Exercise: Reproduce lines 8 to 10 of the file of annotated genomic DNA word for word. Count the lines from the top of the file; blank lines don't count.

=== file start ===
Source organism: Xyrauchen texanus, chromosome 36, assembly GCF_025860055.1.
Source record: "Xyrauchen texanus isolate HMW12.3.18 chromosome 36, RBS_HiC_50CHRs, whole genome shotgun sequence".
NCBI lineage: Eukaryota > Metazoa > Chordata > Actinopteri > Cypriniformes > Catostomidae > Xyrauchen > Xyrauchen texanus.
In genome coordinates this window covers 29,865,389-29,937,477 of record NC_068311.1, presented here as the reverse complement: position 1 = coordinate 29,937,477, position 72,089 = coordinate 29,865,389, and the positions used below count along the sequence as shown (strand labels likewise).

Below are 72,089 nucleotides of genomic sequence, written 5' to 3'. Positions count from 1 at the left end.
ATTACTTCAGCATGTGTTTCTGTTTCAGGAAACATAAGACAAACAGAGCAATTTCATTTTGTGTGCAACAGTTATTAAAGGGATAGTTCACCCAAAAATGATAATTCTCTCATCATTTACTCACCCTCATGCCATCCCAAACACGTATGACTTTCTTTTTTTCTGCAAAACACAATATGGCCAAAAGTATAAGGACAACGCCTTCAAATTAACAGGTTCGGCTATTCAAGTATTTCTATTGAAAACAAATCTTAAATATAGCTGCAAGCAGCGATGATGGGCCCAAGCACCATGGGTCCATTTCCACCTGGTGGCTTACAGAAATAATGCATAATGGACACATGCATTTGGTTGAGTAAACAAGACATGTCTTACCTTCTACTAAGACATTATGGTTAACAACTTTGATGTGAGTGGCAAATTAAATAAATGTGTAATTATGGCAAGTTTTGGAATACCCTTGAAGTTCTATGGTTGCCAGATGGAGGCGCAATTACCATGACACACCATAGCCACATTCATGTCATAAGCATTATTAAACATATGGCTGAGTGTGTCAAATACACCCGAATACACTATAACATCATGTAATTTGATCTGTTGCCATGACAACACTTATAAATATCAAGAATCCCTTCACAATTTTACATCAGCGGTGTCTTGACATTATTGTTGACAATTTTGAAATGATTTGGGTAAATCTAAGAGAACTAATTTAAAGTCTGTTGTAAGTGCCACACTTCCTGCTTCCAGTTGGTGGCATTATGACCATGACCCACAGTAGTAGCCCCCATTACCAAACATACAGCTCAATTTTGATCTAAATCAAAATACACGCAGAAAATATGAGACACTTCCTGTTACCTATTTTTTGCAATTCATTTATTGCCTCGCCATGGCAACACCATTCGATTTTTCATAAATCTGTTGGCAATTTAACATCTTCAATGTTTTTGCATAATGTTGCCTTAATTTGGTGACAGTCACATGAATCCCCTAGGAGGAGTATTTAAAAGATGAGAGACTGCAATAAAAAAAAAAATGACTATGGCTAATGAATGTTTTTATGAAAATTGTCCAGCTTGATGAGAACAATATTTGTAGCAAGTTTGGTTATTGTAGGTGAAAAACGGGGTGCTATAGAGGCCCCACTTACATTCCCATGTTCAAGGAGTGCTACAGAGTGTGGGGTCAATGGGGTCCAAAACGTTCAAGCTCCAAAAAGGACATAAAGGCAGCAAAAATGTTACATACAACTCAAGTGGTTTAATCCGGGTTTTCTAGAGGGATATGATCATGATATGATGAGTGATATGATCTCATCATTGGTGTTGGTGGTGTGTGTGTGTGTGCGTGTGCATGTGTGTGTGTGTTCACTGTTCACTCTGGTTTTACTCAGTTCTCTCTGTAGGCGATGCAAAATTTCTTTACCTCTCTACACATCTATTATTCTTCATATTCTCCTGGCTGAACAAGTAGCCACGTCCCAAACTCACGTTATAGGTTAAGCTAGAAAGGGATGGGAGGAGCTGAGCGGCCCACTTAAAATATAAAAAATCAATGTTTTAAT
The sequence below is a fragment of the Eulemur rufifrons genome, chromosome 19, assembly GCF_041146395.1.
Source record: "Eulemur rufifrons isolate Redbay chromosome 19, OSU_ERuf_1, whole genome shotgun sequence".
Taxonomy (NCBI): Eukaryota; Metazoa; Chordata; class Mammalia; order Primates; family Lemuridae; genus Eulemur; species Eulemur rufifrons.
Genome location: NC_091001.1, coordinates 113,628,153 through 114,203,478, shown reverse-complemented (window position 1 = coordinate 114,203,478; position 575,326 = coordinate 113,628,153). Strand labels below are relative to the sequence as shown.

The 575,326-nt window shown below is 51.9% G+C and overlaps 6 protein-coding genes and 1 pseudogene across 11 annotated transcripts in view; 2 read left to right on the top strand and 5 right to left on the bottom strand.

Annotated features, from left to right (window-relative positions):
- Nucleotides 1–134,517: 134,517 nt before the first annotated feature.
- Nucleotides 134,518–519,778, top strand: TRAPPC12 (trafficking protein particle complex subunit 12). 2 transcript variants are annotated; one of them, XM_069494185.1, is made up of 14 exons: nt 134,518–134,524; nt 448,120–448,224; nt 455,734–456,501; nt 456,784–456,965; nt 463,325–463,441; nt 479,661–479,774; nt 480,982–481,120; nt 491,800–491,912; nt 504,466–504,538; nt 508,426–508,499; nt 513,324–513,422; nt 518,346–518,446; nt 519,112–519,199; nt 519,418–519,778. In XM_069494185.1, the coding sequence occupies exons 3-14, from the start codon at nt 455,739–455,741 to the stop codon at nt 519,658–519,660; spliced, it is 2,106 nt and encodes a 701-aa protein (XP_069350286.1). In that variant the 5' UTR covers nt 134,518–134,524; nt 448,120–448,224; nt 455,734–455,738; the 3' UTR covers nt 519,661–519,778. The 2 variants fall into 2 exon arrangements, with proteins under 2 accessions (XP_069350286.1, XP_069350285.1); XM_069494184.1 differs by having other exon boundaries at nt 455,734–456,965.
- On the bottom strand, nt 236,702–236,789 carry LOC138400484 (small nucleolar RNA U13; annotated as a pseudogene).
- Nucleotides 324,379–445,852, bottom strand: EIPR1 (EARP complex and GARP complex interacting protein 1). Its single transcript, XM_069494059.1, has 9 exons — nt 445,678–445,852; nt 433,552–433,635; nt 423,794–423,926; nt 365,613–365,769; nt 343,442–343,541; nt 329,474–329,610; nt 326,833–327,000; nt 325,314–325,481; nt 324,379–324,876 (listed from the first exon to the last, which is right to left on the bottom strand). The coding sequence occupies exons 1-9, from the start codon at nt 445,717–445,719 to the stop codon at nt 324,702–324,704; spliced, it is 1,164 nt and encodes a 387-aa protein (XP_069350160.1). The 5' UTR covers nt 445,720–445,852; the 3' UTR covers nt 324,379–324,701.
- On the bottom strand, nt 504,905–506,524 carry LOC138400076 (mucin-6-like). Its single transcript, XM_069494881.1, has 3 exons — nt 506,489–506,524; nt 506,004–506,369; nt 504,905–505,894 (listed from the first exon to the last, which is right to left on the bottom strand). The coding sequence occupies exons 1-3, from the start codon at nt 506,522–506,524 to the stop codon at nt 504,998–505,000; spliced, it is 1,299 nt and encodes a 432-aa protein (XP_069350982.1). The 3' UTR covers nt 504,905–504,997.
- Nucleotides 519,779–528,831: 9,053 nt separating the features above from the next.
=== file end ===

Source record: "Eulemur rufifrons isolate Redbay chromosome 19, OSU_ERuf_1, whole genome shotgun sequence".
Taxonomy (NCBI): Eukaryota; Metazoa; Chordata; class Mammalia; order Primates; family Lemuridae; genus Eulemur; species Eulemur rufifrons.
Genome location: NC_091001.1, coordinates 113,628,153 through 114,203,478, shown reverse-complemented (window position 1 = coordinate 114,203,478; position 575,326 = coordinate 113,628,153). Strand labels below are relative to the sequence as shown.